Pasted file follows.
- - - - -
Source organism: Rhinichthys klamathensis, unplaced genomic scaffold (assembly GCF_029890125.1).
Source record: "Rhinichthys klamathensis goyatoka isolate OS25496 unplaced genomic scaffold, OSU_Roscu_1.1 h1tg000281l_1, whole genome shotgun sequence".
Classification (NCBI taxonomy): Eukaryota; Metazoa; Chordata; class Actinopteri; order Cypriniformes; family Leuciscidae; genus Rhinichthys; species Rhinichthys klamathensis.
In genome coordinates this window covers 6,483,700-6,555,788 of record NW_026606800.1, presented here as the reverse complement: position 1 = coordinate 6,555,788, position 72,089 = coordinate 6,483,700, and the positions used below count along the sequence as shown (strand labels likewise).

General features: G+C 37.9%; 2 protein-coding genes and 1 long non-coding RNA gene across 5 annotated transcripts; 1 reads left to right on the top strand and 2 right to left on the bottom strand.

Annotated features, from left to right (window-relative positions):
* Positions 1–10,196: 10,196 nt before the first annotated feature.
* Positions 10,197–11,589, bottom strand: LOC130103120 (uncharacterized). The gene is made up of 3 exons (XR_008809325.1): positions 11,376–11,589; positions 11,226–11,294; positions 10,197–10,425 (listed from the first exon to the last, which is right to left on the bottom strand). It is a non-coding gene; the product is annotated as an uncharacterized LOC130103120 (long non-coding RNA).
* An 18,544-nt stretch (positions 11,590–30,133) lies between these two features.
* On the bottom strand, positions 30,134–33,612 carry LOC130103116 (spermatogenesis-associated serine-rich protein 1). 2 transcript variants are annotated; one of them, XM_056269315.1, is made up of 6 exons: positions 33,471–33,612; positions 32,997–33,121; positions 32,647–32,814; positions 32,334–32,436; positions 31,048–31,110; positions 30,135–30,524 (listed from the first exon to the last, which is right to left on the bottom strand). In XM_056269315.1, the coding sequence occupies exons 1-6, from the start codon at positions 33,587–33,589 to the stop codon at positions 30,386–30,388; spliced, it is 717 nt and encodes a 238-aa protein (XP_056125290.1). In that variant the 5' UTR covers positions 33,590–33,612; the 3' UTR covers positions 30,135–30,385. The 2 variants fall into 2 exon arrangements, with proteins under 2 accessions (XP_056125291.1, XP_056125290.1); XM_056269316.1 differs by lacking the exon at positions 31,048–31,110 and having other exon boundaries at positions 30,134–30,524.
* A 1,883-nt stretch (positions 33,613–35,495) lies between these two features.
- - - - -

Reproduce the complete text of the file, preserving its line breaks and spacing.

Source organism: Rhinichthys klamathensis, unplaced genomic scaffold (assembly GCF_029890125.1).
Source record: "Rhinichthys klamathensis goyatoka isolate OS25496 unplaced genomic scaffold, OSU_Roscu_1.1 h1tg000281l_1, whole genome shotgun sequence".
Classification (NCBI taxonomy): Eukaryota; Metazoa; Chordata; class Actinopteri; order Cypriniformes; family Leuciscidae; genus Rhinichthys; species Rhinichthys klamathensis.
In genome coordinates this window covers 6,483,700-6,555,788 of record NW_026606800.1, presented here as the reverse complement: position 1 = coordinate 6,555,788, position 72,089 = coordinate 6,483,700, and the positions used below count along the sequence as shown (strand labels likewise).

General features: G+C 37.9%; 2 protein-coding genes and 1 long non-coding RNA gene across 5 annotated transcripts; 1 reads left to right on the top strand and 2 right to left on the bottom strand.

Annotated features, from left to right (window-relative positions):
* Positions 1–10,196: 10,196 nt before the first annotated feature.
* Positions 10,197–11,589, bottom strand: LOC130103120 (uncharacterized). The gene is made up of 3 exons (XR_008809325.1): positions 11,376–11,589; positions 11,226–11,294; positions 10,197–10,425 (listed from the first exon to the last, which is right to left on the bottom strand). It is a non-coding gene; the product is annotated as an uncharacterized LOC130103120 (long non-coding RNA).
* An 18,544-nt stretch (positions 11,590–30,133) lies between these two features.
* On the bottom strand, positions 30,134–33,612 carry LOC130103116 (spermatogenesis-associated serine-rich protein 1). 2 transcript variants are annotated; one of them, XM_056269315.1, is made up of 6 exons: positions 33,471–33,612; positions 32,997–33,121; positions 32,647–32,814; positions 32,334–32,436; positions 31,048–31,110; positions 30,135–30,524 (listed from the first exon to the last, which is right to left on the bottom strand). In XM_056269315.1, the coding sequence occupies exons 1-6, from the start codon at positions 33,587–33,589 to the stop codon at positions 30,386–30,388; spliced, it is 717 nt and encodes a 238-aa protein (XP_056125290.1). In that variant the 5' UTR covers positions 33,590–33,612; the 3' UTR covers positions 30,135–30,385. The 2 variants fall into 2 exon arrangements, with proteins under 2 accessions (XP_056125291.1, XP_056125290.1); XM_056269316.1 differs by lacking the exon at positions 31,048–31,110 and having other exon boundaries at positions 30,134–30,524.
* A 1,883-nt stretch (positions 33,613–35,495) lies between these two features.